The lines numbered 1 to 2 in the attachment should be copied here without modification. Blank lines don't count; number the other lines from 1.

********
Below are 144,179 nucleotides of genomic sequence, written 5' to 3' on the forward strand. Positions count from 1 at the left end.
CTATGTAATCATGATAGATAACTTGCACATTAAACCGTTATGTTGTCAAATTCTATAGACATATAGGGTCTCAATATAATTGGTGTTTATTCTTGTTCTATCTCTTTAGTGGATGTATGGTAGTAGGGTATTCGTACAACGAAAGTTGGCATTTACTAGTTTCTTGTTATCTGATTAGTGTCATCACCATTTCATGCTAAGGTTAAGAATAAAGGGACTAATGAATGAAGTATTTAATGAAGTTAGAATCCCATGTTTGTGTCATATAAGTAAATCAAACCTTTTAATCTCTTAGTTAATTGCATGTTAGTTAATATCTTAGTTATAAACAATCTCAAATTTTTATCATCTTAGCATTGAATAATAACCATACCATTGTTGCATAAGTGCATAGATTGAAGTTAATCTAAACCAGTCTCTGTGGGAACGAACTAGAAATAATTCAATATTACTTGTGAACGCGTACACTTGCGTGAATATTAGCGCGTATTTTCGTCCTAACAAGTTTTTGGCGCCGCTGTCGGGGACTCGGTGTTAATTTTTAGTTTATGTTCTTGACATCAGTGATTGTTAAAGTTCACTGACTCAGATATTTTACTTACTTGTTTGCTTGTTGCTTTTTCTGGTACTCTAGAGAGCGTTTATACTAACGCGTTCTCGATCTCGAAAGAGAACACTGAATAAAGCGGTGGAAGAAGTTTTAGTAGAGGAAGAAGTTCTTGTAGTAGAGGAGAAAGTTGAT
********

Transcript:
Below are 144,179 nucleotides of genomic sequence, written 5' to 3' on the forward strand. Positions count from 1 at the left end.
CTATGTAATCATGATAGATAACTTGCACATTAAACCGTTATGTTGTCAAATTCTATAGACATATAGGGTCTCAATATAATTGGTGTTTATTCTTGTTCTATCTCTTTAGTGGATGTATGGTAGTAGGGTATTCGTACAACGAAAGTTGGCATTTACTAGTTTCTTGTTATCTGATTAGTGTCATCACCATTTCATGCTAAGGTTAAGAATAAAGGGACTAATGAATGAAGTATTTAATGAAGTTAGAATCCCATGTTTGTGTCATATAAGTAAATCAAACCTTTTAATCTCTTAGTTAATTGCATGTTAGTTAATATCTTAGTTATAAACAATCTCAAATTTTTATCATCTTAGCATTGAATAATAACCATACCATTGTTGCATAAGTGCATAGATTGAAGTTAATCTAAACCAGTCTCTGTGGGAACGAACTAGAAATAATTCAATATTACTTGTGAACGCGTACACTTGCGTGAATATTAGCGCGTATTTTCGTCCTAACAAGTTTTTGGCGCCGCTGTCGGGGACTCGGTGTTAATTTTTAGTTTATGTTCTTGACATCAGTGATTGTTAAAGTTCACTGACTCAGATATTTTACTTACTTGTTTGCTTGTTGCTTTTTCTGGTACTCTAGAGAGCGTTTATACTAACGCGTTCTCGATCTCGAAAGAGAACACTGAATAAAGCGGTGGAAGAAGTTTTAGTAGAGGAAGAAGTTCTTGTAGTAGAGGAGAAAGTTGAT